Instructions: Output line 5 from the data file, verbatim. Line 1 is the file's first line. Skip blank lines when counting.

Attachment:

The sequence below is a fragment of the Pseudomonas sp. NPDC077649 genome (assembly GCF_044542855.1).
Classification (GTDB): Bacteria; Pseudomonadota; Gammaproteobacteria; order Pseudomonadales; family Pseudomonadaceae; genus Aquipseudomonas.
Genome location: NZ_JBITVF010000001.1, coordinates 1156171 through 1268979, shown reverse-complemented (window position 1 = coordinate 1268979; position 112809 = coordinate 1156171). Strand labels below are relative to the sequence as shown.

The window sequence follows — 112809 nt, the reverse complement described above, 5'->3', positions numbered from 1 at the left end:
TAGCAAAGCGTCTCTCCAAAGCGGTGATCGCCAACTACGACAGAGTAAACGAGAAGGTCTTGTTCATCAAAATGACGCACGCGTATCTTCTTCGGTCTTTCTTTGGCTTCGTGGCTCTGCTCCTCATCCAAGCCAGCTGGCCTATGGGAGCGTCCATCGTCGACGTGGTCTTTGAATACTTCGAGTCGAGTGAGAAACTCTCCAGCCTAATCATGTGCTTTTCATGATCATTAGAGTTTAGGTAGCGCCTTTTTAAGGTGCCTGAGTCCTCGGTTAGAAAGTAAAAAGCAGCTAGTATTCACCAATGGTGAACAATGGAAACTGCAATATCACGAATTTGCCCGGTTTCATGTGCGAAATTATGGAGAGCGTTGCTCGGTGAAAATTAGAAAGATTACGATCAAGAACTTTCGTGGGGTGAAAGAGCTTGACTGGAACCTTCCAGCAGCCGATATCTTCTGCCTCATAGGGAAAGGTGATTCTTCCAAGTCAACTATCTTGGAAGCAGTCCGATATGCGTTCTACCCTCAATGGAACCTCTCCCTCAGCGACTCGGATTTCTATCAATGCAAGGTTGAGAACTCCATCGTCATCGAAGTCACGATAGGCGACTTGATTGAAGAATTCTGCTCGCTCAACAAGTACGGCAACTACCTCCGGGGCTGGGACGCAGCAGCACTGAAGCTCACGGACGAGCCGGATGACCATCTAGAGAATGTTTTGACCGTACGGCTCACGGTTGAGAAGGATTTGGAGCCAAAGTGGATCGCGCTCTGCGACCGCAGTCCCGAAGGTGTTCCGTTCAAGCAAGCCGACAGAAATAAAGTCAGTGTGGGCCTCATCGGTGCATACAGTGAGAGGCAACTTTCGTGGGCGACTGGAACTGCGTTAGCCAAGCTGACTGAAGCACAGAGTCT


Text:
TAGCAAAGCGTCTCTCCAAAGCGGTGATCGCCAACTACGACAGAGTAAACGAGAAGGTCTTGTTCATCAAAATGACGCACGCGTATCTTCTTCGGTCTTTCTTTGGCTTCGTGGCTCTGCTCCTCATCCAAGCCAGCTGGCCTATGGGAGCGTCCATCGTCGACGTGGTCTTTGAATACTTCGAGTCGAGTGAGAAACTCTCCAGCCTAATCATGTGCTTTTCATGATCATTAGAGTTTAGGTAGCGCCTTTTTAAGGTGCCTGAGTCCTCGGTTAGAAAGTAAAAAGCAGCTAGTATTCACCAATGGTGAACAATGGAAACTGCAATATCACGAATTTGCCCGGTTTCATGTGCGAAATTATGGAGAGCGTTGCTCGGTGAAAATTAGAAAGATTACGATCAAGAACTTTCGTGGGGTGAAAGAGCTTGACTGGAACCTTCCAGCAGCCGATATCTTCTGCCTCATAGGGAAAGGTGATTCTTCCAAGTCAACTATCTTGGAAGCAGTCCGATATGCGTTCTACCCTCAATGGAACCTCTCCCTCAGCGACTCGGATTTCTATCAATGCAAGGTTGAGAACTCCATCGTCATCGAAGTCACGATAGGCGACTTGATTGAAGAATTCTGCTCGCTCAACAAGTACGGCAACTACCTCCGGGGCTGGGACGCAGCAGCACTGAAGCTCACGGACGAGCCGGATGACCATCTAGAGAATGTTTTGACCGTACGGCTCACGGTTGAGAAGGATTTGGAGCCAAAGTGGATCGCGCTCTGCGACCGCAGTCCCGAAGGTGTTCCGTTCAAGCAAGCCGACAGAAATAAAGTCAGTGTGGGCCTCATCGGTGCATACAGTGAGAGGCAACTTTCGTGGGCGACTGGAACTGCGTTAGCCAAGCTGACTGAAGCACAGAGTCT